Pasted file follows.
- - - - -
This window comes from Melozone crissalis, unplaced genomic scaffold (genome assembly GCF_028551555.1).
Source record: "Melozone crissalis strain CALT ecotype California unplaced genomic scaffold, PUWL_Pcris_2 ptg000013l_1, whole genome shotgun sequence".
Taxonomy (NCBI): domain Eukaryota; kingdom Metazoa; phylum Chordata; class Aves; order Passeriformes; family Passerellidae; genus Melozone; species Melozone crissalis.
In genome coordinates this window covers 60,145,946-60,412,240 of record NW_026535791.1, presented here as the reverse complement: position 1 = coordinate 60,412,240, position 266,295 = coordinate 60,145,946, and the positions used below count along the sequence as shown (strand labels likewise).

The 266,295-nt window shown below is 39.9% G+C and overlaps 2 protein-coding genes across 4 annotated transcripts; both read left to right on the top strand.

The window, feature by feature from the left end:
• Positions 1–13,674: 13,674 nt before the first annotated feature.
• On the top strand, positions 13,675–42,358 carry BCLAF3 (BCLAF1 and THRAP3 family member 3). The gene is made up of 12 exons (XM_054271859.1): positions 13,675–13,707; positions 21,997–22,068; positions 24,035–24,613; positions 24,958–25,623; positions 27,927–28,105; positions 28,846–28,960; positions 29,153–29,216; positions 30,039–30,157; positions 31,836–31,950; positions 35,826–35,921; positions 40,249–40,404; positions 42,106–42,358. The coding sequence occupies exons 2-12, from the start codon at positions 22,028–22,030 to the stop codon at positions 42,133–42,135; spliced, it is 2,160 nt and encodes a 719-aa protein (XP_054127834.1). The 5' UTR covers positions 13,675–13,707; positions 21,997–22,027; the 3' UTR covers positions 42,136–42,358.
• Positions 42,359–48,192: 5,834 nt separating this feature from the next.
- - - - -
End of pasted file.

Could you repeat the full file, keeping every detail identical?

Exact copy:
This window comes from Melozone crissalis, unplaced genomic scaffold (genome assembly GCF_028551555.1).
Source record: "Melozone crissalis strain CALT ecotype California unplaced genomic scaffold, PUWL_Pcris_2 ptg000013l_1, whole genome shotgun sequence".
Taxonomy (NCBI): domain Eukaryota; kingdom Metazoa; phylum Chordata; class Aves; order Passeriformes; family Passerellidae; genus Melozone; species Melozone crissalis.
In genome coordinates this window covers 60,145,946-60,412,240 of record NW_026535791.1, presented here as the reverse complement: position 1 = coordinate 60,412,240, position 266,295 = coordinate 60,145,946, and the positions used below count along the sequence as shown (strand labels likewise).

The 266,295-nt window shown below is 39.9% G+C and overlaps 2 protein-coding genes across 4 annotated transcripts; both read left to right on the top strand.

The window, feature by feature from the left end:
• Positions 1–13,674: 13,674 nt before the first annotated feature.
• On the top strand, positions 13,675–42,358 carry BCLAF3 (BCLAF1 and THRAP3 family member 3). The gene is made up of 12 exons (XM_054271859.1): positions 13,675–13,707; positions 21,997–22,068; positions 24,035–24,613; positions 24,958–25,623; positions 27,927–28,105; positions 28,846–28,960; positions 29,153–29,216; positions 30,039–30,157; positions 31,836–31,950; positions 35,826–35,921; positions 40,249–40,404; positions 42,106–42,358. The coding sequence occupies exons 2-12, from the start codon at positions 22,028–22,030 to the stop codon at positions 42,133–42,135; spliced, it is 2,160 nt and encodes a 719-aa protein (XP_054127834.1). The 5' UTR covers positions 13,675–13,707; positions 21,997–22,027; the 3' UTR covers positions 42,136–42,358.
• Positions 42,359–48,192: 5,834 nt separating this feature from the next.